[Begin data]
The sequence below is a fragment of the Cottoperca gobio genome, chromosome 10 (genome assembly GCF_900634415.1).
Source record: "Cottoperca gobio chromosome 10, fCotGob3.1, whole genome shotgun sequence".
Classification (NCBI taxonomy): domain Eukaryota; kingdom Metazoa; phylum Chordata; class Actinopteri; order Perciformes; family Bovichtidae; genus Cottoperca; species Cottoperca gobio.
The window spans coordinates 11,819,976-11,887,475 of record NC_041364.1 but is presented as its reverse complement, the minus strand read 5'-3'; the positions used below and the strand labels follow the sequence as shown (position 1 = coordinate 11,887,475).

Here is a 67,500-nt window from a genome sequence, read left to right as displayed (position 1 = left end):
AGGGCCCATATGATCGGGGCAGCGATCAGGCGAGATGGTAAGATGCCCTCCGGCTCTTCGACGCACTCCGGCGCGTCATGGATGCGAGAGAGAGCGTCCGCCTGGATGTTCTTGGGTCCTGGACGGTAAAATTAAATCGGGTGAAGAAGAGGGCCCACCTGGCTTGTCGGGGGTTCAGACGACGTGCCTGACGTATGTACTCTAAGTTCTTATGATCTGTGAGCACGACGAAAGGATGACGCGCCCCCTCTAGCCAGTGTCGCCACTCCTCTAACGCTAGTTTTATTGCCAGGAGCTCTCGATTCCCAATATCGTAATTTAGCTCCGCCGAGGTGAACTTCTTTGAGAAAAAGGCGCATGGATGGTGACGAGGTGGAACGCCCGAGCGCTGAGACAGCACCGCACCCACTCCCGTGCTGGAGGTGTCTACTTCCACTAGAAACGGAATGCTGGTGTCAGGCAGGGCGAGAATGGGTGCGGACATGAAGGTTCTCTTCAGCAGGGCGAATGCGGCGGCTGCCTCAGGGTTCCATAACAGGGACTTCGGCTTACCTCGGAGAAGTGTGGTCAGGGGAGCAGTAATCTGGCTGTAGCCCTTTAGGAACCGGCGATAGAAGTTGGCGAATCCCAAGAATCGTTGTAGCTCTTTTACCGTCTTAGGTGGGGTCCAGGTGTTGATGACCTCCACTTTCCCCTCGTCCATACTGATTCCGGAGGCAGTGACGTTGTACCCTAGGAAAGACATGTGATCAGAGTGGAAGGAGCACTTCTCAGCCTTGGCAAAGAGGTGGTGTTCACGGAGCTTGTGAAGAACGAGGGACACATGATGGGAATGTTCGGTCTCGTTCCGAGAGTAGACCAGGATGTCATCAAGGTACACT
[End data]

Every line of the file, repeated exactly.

The sequence below is a fragment of the Cottoperca gobio genome, chromosome 10 (genome assembly GCF_900634415.1).
Source record: "Cottoperca gobio chromosome 10, fCotGob3.1, whole genome shotgun sequence".
Classification (NCBI taxonomy): domain Eukaryota; kingdom Metazoa; phylum Chordata; class Actinopteri; order Perciformes; family Bovichtidae; genus Cottoperca; species Cottoperca gobio.
The window spans coordinates 11,819,976-11,887,475 of record NC_041364.1 but is presented as its reverse complement, the minus strand read 5'-3'; the positions used below and the strand labels follow the sequence as shown (position 1 = coordinate 11,887,475).

Here is a 67,500-nt window from a genome sequence, read left to right as displayed (position 1 = left end):
AGGGCCCATATGATCGGGGCAGCGATCAGGCGAGATGGTAAGATGCCCTCCGGCTCTTCGACGCACTCCGGCGCGTCATGGATGCGAGAGAGAGCGTCCGCCTGGATGTTCTTGGGTCCTGGACGGTAAAATTAAATCGGGTGAAGAAGAGGGCCCACCTGGCTTGTCGGGGGTTCAGACGACGTGCCTGACGTATGTACTCTAAGTTCTTATGATCTGTGAGCACGACGAAAGGATGACGCGCCCCCTCTAGCCAGTGTCGCCACTCCTCTAACGCTAGTTTTATTGCCAGGAGCTCTCGATTCCCAATATCGTAATTTAGCTCCGCCGAGGTGAACTTCTTTGAGAAAAAGGCGCATGGATGGTGACGAGGTGGAACGCCCGAGCGCTGAGACAGCACCGCACCCACTCCCGTGCTGGAGGTGTCTACTTCCACTAGAAACGGAATGCTGGTGTCAGGCAGGGCGAGAATGGGTGCGGACATGAAGGTTCTCTTCAGCAGGGCGAATGCGGCGGCTGCCTCAGGGTTCCATAACAGGGACTTCGGCTTACCTCGGAGAAGTGTGGTCAGGGGAGCAGTAATCTGGCTGTAGCCCTTTAGGAACCGGCGATAGAAGTTGGCGAATCCCAAGAATCGTTGTAGCTCTTTTACCGTCTTAGGTGGGGTCCAGGTGTTGATGACCTCCACTTTCCCCTCGTCCATACTGATTCCGGAGGCAGTGACGTTGTACCCTAGGAAAGACATGTGATCAGAGTGGAAGGAGCACTTCTCAGCCTTGGCAAAGAGGTGGTGTTCACGGAGCTTGTGAAGAACGAGGGACACATGATGGGAATGTTCGGTCTCGTTCCGAGAGTAGACCAGGATGTCATCAAGGTACACT